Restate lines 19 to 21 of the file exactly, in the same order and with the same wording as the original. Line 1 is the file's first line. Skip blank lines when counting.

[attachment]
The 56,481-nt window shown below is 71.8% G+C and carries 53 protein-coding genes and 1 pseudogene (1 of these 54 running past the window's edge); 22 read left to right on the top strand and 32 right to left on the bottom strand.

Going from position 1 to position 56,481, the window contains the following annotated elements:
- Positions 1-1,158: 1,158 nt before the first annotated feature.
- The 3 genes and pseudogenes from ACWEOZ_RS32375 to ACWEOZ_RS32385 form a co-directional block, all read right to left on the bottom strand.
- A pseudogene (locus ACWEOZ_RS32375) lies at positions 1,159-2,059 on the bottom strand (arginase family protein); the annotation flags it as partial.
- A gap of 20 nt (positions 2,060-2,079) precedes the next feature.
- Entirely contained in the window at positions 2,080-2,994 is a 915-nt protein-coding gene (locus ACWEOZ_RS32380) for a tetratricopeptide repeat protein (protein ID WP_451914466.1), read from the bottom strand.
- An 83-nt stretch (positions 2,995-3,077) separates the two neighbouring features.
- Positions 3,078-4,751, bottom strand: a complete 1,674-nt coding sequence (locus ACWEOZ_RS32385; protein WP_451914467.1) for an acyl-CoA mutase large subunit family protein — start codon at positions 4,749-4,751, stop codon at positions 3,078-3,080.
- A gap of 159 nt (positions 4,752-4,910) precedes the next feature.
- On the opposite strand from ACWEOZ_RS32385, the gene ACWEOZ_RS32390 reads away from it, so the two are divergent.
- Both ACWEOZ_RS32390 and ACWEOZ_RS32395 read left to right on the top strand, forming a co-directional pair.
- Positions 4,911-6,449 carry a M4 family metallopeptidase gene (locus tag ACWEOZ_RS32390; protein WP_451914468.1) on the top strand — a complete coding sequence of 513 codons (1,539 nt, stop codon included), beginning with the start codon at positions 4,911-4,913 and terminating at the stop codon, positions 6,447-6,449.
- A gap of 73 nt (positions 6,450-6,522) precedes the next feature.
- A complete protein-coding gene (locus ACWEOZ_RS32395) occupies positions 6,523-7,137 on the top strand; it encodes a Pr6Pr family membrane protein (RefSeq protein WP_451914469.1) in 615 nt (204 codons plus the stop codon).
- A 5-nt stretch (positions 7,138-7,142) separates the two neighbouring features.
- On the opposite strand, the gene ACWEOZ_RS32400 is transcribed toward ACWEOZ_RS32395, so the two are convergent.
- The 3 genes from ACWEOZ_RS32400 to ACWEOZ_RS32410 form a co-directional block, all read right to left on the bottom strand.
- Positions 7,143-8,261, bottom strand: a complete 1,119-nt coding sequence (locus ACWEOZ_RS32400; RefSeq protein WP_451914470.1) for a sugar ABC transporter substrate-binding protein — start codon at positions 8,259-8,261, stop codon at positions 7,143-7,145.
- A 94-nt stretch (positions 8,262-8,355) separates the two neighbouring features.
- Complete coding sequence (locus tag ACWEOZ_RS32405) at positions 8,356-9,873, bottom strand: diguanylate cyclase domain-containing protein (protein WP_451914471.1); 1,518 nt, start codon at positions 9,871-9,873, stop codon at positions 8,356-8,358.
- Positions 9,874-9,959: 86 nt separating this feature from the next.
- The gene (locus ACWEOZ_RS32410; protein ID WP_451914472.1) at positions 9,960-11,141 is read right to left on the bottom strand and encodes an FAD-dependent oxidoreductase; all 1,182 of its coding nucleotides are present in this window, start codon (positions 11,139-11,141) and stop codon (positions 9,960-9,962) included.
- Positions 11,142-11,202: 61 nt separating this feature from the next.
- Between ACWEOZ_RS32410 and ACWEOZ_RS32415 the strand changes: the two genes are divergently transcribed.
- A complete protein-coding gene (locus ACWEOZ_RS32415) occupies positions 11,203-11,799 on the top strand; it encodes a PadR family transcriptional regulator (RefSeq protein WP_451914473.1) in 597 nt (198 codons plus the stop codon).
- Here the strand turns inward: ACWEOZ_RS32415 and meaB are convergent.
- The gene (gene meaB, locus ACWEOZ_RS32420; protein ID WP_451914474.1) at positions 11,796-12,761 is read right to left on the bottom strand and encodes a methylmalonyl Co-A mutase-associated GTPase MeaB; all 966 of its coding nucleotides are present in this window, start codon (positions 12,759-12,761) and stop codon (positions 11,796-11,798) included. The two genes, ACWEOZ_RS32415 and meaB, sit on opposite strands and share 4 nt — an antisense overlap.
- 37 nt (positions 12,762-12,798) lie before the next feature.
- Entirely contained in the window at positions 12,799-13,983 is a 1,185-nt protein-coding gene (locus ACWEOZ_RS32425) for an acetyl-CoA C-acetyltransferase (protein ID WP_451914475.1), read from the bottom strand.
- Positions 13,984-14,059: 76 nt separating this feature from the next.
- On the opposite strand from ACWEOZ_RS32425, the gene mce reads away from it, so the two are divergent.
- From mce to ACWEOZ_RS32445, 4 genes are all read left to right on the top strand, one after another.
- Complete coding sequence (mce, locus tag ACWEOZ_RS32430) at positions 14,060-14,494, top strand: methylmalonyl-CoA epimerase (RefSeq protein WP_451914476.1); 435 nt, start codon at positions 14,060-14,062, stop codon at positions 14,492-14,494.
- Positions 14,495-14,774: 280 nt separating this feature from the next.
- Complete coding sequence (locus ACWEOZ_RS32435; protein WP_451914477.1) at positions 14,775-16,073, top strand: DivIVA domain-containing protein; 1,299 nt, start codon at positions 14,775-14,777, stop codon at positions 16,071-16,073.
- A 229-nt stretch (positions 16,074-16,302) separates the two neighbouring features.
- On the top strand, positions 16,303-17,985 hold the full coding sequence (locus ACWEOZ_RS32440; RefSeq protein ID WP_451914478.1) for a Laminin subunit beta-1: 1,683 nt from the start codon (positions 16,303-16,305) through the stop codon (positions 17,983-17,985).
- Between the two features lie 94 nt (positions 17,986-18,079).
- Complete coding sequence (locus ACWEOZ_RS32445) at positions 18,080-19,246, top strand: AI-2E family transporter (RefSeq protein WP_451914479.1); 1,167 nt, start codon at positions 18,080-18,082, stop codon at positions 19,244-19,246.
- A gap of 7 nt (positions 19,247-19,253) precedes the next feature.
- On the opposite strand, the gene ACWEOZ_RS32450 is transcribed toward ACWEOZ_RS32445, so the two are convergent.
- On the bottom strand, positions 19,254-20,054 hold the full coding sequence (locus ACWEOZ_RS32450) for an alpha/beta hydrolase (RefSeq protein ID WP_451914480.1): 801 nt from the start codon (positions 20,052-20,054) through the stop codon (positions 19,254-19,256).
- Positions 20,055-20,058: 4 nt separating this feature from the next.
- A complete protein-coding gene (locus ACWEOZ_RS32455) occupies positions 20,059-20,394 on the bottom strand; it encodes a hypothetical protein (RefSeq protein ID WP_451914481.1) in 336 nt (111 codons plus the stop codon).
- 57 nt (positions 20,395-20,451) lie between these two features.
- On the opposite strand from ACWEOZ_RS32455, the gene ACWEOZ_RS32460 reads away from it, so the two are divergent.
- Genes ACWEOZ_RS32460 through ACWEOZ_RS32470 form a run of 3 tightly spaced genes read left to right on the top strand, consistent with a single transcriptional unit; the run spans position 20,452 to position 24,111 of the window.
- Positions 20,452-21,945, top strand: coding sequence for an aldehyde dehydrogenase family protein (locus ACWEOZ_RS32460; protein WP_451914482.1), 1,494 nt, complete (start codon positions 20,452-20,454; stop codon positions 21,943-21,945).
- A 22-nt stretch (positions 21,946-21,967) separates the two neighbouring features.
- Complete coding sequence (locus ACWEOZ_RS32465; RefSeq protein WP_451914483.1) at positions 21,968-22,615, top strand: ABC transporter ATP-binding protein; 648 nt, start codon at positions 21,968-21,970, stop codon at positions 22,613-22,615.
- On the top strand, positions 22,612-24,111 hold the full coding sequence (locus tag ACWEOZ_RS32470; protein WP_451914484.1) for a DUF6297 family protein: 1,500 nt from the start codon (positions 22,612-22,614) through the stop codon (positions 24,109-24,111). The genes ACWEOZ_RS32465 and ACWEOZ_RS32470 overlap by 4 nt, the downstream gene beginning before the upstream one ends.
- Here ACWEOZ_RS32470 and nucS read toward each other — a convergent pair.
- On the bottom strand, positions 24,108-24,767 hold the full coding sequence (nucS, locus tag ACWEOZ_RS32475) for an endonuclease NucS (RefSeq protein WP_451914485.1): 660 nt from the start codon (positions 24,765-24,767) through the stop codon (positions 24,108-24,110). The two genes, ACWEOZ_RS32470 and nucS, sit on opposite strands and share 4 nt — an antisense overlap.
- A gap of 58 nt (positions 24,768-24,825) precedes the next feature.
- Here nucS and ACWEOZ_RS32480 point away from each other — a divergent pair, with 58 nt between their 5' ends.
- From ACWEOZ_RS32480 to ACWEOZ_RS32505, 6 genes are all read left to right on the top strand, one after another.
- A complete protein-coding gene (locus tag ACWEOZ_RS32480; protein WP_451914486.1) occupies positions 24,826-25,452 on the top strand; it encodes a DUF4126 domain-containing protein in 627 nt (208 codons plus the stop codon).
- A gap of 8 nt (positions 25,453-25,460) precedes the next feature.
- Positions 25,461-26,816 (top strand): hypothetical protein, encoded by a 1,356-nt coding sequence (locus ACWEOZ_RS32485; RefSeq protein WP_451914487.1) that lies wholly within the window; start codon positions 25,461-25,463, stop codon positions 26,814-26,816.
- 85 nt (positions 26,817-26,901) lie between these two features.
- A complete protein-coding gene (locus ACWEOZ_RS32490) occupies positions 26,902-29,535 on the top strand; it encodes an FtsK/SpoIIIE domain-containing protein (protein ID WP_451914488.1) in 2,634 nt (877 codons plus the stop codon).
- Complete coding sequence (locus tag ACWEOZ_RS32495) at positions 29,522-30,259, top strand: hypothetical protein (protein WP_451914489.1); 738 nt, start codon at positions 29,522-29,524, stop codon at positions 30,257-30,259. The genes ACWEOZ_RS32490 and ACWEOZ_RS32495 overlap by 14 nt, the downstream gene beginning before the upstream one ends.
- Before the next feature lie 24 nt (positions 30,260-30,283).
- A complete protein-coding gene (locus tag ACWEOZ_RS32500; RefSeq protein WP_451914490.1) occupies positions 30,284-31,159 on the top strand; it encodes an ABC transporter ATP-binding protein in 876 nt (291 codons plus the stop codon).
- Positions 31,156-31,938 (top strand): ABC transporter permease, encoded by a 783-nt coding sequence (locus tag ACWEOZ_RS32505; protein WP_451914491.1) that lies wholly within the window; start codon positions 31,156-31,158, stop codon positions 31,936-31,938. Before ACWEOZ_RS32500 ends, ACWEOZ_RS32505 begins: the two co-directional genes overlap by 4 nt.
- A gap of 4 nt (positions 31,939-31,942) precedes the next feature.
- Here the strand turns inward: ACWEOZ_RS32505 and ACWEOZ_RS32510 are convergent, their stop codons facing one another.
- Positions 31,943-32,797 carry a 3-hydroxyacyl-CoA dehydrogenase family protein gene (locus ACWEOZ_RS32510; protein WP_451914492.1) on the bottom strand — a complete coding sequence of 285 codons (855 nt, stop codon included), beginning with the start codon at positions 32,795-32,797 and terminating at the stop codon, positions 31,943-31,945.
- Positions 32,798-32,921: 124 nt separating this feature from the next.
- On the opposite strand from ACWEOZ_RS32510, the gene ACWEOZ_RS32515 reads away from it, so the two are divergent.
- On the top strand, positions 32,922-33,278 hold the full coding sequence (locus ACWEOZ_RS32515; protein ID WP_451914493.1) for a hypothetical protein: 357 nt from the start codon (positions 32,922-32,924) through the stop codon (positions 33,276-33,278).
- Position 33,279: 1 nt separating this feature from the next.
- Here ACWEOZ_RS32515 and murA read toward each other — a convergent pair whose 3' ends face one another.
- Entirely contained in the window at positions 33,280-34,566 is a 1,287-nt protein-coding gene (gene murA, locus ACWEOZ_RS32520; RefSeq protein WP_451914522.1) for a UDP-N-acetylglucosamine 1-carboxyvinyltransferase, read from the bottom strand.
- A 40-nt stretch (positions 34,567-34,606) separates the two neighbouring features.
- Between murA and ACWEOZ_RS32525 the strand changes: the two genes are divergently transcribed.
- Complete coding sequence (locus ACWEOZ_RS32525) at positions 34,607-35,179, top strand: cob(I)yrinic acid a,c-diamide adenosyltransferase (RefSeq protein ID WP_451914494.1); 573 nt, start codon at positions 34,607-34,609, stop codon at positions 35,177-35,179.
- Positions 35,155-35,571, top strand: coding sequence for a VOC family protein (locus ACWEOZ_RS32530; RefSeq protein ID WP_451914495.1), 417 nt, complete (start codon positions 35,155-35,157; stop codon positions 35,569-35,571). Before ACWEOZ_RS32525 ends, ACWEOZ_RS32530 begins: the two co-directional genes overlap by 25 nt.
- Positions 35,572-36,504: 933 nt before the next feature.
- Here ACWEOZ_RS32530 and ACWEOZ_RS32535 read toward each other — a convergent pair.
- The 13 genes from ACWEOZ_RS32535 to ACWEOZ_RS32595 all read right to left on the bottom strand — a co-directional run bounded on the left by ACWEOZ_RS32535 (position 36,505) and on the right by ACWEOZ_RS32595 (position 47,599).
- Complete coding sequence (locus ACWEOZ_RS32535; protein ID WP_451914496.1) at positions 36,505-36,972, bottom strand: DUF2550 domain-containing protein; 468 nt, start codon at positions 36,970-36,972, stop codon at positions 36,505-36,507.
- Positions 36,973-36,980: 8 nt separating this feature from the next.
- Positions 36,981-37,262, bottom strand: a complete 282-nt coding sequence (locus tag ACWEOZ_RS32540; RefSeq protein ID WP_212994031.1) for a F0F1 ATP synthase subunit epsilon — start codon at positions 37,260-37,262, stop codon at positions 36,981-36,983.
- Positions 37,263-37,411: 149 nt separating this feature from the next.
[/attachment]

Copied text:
- Positions 7,143-8,261, bottom strand: a complete 1,119-nt coding sequence (locus ACWEOZ_RS32400; RefSeq protein WP_451914470.1) for a sugar ABC transporter substrate-binding protein — start codon at positions 8,259-8,261, stop codon at positions 7,143-7,145.
- A 94-nt stretch (positions 8,262-8,355) separates the two neighbouring features.
- Complete coding sequence (locus tag ACWEOZ_RS32405) at positions 8,356-9,873, bottom strand: diguanylate cyclase domain-containing protein (protein WP_451914471.1); 1,518 nt, start codon at positions 9,871-9,873, stop codon at positions 8,356-8,358.